Parenting a child isn’t easy. Parenting a child with cancer can be infinitely more difficult. But parents can’t give up on their basic responsibilities to raise a child properly.
In this video, Jeanelle Folbrecht, Ph.D., associate clinical professor of psychology in the Department of Supportive Care Medicine at City of Hope, offers parents of young cancer patients some perspective. “You still have to be the parent. This is still a developing person,” she says. “You need to be engaged in that development.”
Folbrecht adds: “That will create for your child a sense of safety that things aren’t so bad that all of a sudden I don’t get parented and I get everything I want in the world.”
Read the Wolfrank family’s advice to parents of children with cancer.
Examining data from more than 133,000 women in the California Teachers Study, Wang and her team found that participants who regularly exercise at a moderate level (which includes brisk walking, recreational tennis, golf and bicycling on flat surfaces) are 20 percent less likely to suffer a stroke than those who do not exercise at all. Additionally, moderate exercise offsets some of the increase in stroke risk caused by hormone replacement therapy.
Further, Wang found that women who engage in strenuous activity (such as jogging, bicycling on hills, basketball and aerobics) at the same frequency do not experience additional benefits against stroke compared to the moderate level group. » Continue Reading
An epidemic of thyroid cancer in the U.S. is actually an epidemic of diagnosis, conclude the authors of a new report. Their analysis pointed out that, although thyroid cancer diagnoses have nearly tripled during the past 30 years, mortality rates have remained the same. To them, this means the disease has been dramatically overdiagnosed.
“I think ‘overdiagnosis’ is an inappropriate term,” said Yim, who was not involved in the research published recently in JAMA Otolaryngology-Head & Neck Surgery. “All of the patients are presumed to have been accurately diagnosed with thyroid cancer, primarily papillary thyroid cancer [the most-common, least-aggressive kind]. The question is whether the thyroid cancer identified, particularly when small, will progress to become symptomatic or deadly.”
That remains the nettlesome question both for physicians and for patients. Is watching and waiting – dubbed “active surveillance” – as safe for small tumors as surgical removal of them? » Continue Reading
After adjusting to the rigors of a cancer patient’s schedule – a barrage of appointments with surgeons, oncologists, radiologists, chemotherapy treatments, surgeries, tests – cancer survivors have large adjustments to make.
“You get into this system where you’re seeing multiple doctors a week – you’re in a groove, and you’re comfortable with it,” said Kommah McDowell, a 37-year-old breast cancer survivor. “Then, it’s over. There’s this gap. In one word: Life.”
Through its African-American Breast Cancer Coalition, City of Hope is seeking ways to make sure black women don’t fall into a gap, but back into the groove of their lives while getting all the support they need along the way. McDowell serves as a peer navigator, helping women who have completed their treatment transition to the follow-up stage for a research study that aims to improve quality of life, survivorship care and the well-being of African-American women who have survived cancer.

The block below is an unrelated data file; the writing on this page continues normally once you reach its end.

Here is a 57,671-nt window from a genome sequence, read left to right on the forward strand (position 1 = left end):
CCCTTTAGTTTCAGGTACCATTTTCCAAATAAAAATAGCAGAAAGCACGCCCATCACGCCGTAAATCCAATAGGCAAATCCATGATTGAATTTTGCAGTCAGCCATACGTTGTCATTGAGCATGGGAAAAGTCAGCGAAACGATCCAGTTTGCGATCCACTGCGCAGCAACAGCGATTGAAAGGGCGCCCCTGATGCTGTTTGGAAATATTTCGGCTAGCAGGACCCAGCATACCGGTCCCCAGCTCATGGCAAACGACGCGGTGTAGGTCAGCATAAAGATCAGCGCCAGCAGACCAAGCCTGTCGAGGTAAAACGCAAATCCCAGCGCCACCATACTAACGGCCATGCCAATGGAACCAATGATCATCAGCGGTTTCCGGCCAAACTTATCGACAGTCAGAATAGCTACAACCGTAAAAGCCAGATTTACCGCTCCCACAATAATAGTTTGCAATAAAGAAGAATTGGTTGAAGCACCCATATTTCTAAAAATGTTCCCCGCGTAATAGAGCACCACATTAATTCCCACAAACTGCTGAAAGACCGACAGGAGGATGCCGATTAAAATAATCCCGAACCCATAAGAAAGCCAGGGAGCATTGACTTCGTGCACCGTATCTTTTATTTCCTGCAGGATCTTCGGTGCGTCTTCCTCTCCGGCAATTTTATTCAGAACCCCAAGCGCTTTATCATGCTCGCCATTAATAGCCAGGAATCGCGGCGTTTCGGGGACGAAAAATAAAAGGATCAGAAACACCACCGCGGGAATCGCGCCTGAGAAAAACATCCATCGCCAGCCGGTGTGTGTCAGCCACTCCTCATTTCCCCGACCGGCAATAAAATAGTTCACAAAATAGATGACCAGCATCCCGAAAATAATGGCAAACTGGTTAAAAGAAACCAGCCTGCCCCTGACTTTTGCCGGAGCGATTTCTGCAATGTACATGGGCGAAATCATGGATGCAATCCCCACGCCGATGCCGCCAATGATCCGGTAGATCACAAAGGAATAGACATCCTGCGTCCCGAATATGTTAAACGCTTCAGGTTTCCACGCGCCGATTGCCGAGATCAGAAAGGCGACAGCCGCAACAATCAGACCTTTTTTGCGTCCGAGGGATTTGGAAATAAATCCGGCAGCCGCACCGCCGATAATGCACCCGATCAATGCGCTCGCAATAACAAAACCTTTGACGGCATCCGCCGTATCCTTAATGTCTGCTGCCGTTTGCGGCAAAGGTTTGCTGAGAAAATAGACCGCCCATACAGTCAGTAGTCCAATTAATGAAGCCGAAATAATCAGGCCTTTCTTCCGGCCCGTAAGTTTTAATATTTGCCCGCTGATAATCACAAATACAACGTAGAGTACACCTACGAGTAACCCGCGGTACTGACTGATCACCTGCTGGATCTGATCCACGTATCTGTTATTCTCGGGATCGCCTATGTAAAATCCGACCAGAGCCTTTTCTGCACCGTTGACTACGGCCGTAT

“We’re finding out that African-American women need a little more support in terms of educating them in the follow-up phase of treatment,” said Kimlin Tam Ashing, Ph.D., director of the Center of Community Alliance for Research & Education, in a recent CBS Los Angeles interview. Ashing heads studies examining the effectiveness of peer navigators in improving outcomes for minority women both in active treatment as well as in the follow-up stages of care.
Black women have a five-year survival rate of 78 percent after a breast cancer diagnosis, compared to a 90 percent survival rate for white women. The coalition believes that early detection, appropriate treatment and follow-up care can save lives and close that gap. » Continue Reading
A friend’s child has been hospitalized for cancer treatment. You want to visit, but don’t know what to say. You want to help, but don’t know what to do. City of Hope has some advice.
In this video series, Jeanelle Folbrecht, Ph.D., associate clinical professor of psychology in the Department of Supportive Care Medicine at City of Hope, explains what to say – and not say – to parents of young cancer patients; provides some do’s and don’ts when visiting a child in the hospital; and stresses the need to stay engaged with the family, even after treatment. » Continue Reading
A side effect of cancer treatment many people don’t expect? Weight gain.
People with certain cancers – such as breast, prostate and colon cancer – are more likely to gain weight during treatment due to the therapies used to combat their disease. Hormone therapy, some chemotherapy regimens and medications such as steroids all can cause weight gain, as well as water retention.
Other treatments can increase appetite or cause fatigue – which can lead to eating more and moving less, a common formula for weight gain. In other cases, old-fashioned stress and “comfort” food could be triggers for weight gain.
Some studies of cancer patients have linked obesity to an increased risk of recurrence and death in several common cancers, including breast, colorectal and prostate cancer. The California Teachers Study, led by City of Hope’s Leslie Bernstein, showed that being obese was associated with a significant increase of dying from breast cancer for many women.